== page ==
No rest for the wicked

I never truly thought that I was wicked, but it turns out that I most likely am. I come to this conclusion due to my inherent lack of rest. Since, "There is no rest for the wicked" and since I do not feel rested, by the transitive property, am I therefore wicked.

Clearly this is a logical leap, since, most assuredly, the populations of un-rested and wicked are not mutually exclusive. There are people out there who have not rested for a long long time and are not considered to be wicked, but by the definition stated above, if I am indeed wicked, I am un-rested. So, I am just playing the odds.

Since I unabashedly choose funny over nice, I do not think that I can say that I am truly a nice person. I can live with that. Years of therapy have allowed me to accept the fact that I will choose funny over nice, and years of choosing funny over nice has effectively surrounded me with people who in some way, shape, or form support that trend in my personality. So, if in fact I am not nice, I could be wicked.

But to call myself truly wicked would be a bit off the mark as well. I have never kicked a kitten in the rain, and there have been opportunities to do so (It would not have been that funny). A truly wicked person would have booted kitty into a puddle in the middle of a thunderstorm. I guess this gets down to the idea of people either being wicked or not being wicked. It is a bivariate argument, and I am tacitly against bivariate logic.

So the more I explore this idea of wicked = un-rested, the more I realize that this saying is a bivariate statement. If one is rested, one cannot be wicked, because all wicked have no rest. Bivariate sucks. It is a purely western philosophy issue. Bivariateness stems directly from Greek and Roman systems of thinking. Yes or No, Black or White, This or That. Why can't I be somewhat wicked and therefore somewhat un-rested? Put that in your thinking pipe and smoke it, Procrates.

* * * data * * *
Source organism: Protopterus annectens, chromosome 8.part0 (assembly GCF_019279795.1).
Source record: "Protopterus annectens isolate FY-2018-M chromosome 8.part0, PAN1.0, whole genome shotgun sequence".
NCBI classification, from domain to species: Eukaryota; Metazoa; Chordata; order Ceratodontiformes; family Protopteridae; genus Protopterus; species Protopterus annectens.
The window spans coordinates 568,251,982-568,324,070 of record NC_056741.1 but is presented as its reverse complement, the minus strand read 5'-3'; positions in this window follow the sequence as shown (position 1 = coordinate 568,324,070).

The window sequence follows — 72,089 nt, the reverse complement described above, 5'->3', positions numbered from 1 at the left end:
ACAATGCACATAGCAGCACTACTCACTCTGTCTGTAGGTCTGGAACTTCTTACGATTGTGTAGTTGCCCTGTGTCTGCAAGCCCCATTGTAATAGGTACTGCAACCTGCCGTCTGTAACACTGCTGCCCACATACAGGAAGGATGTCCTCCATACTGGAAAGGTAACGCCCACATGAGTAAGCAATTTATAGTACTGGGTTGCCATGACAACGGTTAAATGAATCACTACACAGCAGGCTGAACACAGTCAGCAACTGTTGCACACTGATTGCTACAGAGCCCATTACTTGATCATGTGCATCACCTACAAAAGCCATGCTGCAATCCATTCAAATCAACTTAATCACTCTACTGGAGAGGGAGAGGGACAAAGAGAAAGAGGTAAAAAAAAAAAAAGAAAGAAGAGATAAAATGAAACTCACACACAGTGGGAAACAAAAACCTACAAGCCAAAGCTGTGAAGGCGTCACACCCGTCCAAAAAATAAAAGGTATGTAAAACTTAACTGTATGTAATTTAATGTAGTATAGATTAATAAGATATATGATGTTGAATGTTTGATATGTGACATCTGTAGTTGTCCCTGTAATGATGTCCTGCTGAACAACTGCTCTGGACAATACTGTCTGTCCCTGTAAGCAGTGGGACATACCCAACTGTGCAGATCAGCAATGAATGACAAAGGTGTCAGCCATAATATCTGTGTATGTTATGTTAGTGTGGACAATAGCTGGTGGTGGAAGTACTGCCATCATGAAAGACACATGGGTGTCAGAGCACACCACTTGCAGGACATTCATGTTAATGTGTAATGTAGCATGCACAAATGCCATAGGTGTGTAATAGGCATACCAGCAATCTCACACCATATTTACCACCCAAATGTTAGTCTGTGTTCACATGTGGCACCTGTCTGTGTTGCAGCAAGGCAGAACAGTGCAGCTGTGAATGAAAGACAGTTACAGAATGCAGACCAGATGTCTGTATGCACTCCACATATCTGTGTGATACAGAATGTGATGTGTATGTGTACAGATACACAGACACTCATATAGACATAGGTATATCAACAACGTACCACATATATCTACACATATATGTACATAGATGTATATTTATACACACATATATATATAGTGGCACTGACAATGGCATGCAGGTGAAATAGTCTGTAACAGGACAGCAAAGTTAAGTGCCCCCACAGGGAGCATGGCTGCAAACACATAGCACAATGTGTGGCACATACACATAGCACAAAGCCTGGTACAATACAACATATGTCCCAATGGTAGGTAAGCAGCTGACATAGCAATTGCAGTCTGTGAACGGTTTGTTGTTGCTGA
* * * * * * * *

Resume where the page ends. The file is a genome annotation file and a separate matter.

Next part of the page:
So, what I am getting at is that multivariate systems of logic are much more true to life than bivariate systems of logic and choice. The more choices one has, the closer the approximation to reality, the more refined the system. Lets say that my choices are now wicked, somewhat wicked, and not wicked. Being somewhat wicked gives me the distinct possibility of actually having achieved some rest, whereas being wicked does not afford me that luxury. I can live with that. Simply adding a third choice has made this system of choice a better system.

So, in conclusion, the 2 party electoral system sucks, we need more candidates to vote for so we are not just voting for a team name, but for the ideology behind the candidate.